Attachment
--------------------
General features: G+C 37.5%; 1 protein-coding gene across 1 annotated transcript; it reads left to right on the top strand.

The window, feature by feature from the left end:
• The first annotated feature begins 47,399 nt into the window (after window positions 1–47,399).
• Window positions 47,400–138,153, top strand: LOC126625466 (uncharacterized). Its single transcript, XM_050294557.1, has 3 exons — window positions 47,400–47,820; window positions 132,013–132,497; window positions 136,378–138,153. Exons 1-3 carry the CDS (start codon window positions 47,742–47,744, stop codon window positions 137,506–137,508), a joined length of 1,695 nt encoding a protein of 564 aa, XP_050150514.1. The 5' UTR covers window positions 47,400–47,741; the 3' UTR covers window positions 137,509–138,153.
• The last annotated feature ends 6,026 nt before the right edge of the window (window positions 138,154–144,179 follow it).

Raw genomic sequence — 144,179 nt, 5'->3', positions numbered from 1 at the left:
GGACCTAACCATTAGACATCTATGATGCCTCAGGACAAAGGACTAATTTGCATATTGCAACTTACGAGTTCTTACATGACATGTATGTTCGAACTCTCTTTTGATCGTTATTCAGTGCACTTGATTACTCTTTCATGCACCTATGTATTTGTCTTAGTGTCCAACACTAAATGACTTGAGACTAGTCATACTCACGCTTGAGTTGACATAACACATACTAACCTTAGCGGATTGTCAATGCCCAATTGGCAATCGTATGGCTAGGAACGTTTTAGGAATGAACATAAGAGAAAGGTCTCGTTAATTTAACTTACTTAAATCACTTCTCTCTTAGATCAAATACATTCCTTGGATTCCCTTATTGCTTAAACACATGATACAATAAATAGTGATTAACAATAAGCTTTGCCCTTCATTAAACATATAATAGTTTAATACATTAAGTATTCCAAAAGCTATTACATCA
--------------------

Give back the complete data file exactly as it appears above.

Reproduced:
General features: G+C 37.5%; 1 protein-coding gene across 1 annotated transcript; it reads left to right on the top strand.

The window, feature by feature from the left end:
• The first annotated feature begins 47,399 nt into the window (after window positions 1–47,399).
• Window positions 47,400–138,153, top strand: LOC126625466 (uncharacterized). Its single transcript, XM_050294557.1, has 3 exons — window positions 47,400–47,820; window positions 132,013–132,497; window positions 136,378–138,153. Exons 1-3 carry the CDS (start codon window positions 47,742–47,744, stop codon window positions 137,506–137,508), a joined length of 1,695 nt encoding a protein of 564 aa, XP_050150514.1. The 5' UTR covers window positions 47,400–47,741; the 3' UTR covers window positions 137,509–138,153.
• The last annotated feature ends 6,026 nt before the right edge of the window (window positions 138,154–144,179 follow it).

Raw genomic sequence — 144,179 nt, 5'->3', positions numbered from 1 at the left:
GGACCTAACCATTAGACATCTATGATGCCTCAGGACAAAGGACTAATTTGCATATTGCAACTTACGAGTTCTTACATGACATGTATGTTCGAACTCTCTTTTGATCGTTATTCAGTGCACTTGATTACTCTTTCATGCACCTATGTATTTGTCTTAGTGTCCAACACTAAATGACTTGAGACTAGTCATACTCACGCTTGAGTTGACATAACACATACTAACCTTAGCGGATTGTCAATGCCCAATTGGCAATCGTATGGCTAGGAACGTTTTAGGAATGAACATAAGAGAAAGGTCTCGTTAATTTAACTTACTTAAATCACTTCTCTCTTAGATCAAATACATTCCTTGGATTCCCTTATTGCTTAAACACATGATACAATAAATAGTGATTAACAATAAGCTTTGCCCTTCATTAAACATATAATAGTTTAATACATTAAGTATTCCAAAAGCTATTACATCA